Black Panther (2018) Full Movie Online Watch FREE
The Passionate Politics of “Black Panther”
What’s remarkable about “Black Panther” is not just that the very act of making a high-budget franchise superhero film with a cast of mainly black actors is so woefully exceptional. It’s that, despite the technical requirements of a superhero film (and, no doubt, despite the supervision of Disney’s producers), the director, Ryan Coogler, who co-wrote the script with Joe Robert Cole, has made a movie that’s both personal and audacious. “Black Panther” fuses the imaginary realm of Marvel characters with world history, contemporary politics, and specifically the experience of black people in the United States. Many Marvel releases reflect American political turmoil of the moment, but this film’s confrontations with the agonies of the day are unusually complex and resonant.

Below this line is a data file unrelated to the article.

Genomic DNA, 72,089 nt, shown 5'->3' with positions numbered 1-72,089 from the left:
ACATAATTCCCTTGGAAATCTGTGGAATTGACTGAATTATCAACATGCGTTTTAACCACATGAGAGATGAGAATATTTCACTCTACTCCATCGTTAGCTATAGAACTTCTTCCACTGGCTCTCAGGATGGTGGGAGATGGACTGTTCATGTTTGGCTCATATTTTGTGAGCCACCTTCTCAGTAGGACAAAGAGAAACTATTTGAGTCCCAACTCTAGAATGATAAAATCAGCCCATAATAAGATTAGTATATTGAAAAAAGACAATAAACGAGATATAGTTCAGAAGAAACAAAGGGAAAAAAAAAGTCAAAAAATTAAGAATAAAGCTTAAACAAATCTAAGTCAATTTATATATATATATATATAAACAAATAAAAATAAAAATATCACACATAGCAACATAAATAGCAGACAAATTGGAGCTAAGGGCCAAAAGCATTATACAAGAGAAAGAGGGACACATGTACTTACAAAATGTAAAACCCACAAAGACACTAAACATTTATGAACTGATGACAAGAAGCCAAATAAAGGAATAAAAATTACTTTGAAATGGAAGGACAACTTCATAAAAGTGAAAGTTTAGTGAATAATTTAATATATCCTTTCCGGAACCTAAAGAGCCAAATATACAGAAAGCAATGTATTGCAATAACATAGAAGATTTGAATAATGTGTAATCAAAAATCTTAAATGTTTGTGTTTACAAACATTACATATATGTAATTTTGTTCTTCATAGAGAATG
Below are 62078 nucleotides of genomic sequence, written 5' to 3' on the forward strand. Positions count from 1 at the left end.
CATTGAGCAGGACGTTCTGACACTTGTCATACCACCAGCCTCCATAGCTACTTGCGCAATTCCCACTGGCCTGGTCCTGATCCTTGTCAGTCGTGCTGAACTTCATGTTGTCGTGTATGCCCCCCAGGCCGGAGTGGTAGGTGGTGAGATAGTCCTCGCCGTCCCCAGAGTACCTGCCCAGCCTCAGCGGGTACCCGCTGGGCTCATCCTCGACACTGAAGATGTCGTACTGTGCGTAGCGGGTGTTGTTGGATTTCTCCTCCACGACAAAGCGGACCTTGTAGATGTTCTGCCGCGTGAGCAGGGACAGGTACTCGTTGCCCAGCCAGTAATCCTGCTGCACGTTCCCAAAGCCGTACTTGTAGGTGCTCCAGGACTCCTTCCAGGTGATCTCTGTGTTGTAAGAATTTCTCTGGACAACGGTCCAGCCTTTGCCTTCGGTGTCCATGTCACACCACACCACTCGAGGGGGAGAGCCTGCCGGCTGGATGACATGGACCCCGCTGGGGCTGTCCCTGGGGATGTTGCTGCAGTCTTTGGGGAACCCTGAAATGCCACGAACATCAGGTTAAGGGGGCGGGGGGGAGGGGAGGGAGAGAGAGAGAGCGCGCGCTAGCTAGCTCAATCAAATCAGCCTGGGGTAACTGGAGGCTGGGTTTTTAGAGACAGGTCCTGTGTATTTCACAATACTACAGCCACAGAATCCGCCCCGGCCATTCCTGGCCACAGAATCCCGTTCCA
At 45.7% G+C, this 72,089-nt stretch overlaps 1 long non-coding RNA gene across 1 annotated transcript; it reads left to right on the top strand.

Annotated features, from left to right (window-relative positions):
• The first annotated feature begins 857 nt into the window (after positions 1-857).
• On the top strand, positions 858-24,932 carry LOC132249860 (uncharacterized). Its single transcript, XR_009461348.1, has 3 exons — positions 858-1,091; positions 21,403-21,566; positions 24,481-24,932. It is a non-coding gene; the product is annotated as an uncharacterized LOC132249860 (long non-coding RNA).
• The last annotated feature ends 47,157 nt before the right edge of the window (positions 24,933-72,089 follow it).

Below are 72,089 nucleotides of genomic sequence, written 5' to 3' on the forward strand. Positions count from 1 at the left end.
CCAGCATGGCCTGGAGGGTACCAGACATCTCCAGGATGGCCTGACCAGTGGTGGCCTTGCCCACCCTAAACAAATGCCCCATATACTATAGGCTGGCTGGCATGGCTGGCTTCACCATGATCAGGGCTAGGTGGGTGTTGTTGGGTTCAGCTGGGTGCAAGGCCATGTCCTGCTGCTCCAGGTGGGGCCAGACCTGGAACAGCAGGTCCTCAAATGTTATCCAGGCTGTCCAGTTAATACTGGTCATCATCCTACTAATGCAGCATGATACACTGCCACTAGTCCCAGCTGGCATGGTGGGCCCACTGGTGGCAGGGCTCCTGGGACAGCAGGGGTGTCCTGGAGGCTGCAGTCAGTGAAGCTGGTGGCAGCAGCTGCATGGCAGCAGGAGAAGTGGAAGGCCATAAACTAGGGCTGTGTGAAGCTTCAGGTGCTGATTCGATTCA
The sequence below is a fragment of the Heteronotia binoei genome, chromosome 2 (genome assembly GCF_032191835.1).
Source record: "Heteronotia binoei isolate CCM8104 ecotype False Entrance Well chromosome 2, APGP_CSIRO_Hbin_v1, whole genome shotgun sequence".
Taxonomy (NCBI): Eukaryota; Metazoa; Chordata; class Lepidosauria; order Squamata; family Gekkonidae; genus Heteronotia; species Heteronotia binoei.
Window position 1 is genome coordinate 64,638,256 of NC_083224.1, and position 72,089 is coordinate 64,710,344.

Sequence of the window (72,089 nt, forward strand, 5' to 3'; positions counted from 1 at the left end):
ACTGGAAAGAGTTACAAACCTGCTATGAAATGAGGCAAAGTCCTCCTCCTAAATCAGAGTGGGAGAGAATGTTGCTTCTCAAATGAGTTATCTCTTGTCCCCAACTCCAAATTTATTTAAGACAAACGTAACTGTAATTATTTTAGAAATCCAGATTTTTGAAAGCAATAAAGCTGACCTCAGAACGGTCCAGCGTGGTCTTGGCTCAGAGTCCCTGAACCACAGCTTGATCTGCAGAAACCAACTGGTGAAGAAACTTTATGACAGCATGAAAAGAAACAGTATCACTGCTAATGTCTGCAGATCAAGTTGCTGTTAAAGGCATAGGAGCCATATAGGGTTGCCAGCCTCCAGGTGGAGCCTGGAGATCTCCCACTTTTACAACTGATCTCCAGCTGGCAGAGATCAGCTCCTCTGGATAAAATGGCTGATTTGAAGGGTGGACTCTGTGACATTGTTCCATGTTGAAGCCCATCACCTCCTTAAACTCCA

The film’s action follows that of “Captain America: Civil War,” from 2016, in which T’Chaka (John Kani), the king of the imaginary African land of Wakanda, is killed in a terrorist attack on a United Nations complex in Vienna. In “Black Panther,” T’Chaka’s son, T’Challa (Chadwick Boseman), returns to Wakanda to assume the throne. One of the great virtues and pleasures of “Black Panther” is its coherent and intricate world-building—it delivers a history of Wakanda that feels less like an exposition than like a discovery. The movie’s backstory, dispensed in two big sequences, is intensely dramatic in itself. The first of these sequences establishes Wakanda, a landlocked country in eastern Africa, as home to Earth’s sole supply of vibranium, the world’s strongest metal, which is endowed with a potentially devastating power of its own. Wakanda has isolated itself in order to protect its stores of vibranium—and to protect itself from the invasion or the enticement of would-be colonizers—but its rustic landscapes conceal, with the help of holograms, its mighty technological sophistication. The second backstory reveal takes place in Oakland (Coogler’s actual home town), in 1992, where a Wakandan prince, N’Jobu (Sterling K. Brown), is stationed. Witnessing the burdens borne by black Americans, he decides to distribute his country’s vibranium and weaponry worldwide, in an effort to aid a revolution against white-dominated powers. N’Jobu’s brother T’Chaka, then the King of Wakanda, thwarts the effort, kills N’Jobu, and covers up the plot. But the prince, who is married to an American woman, has a son with him, a young boy who grows up to challenge T’Challa for the Wakandan throne.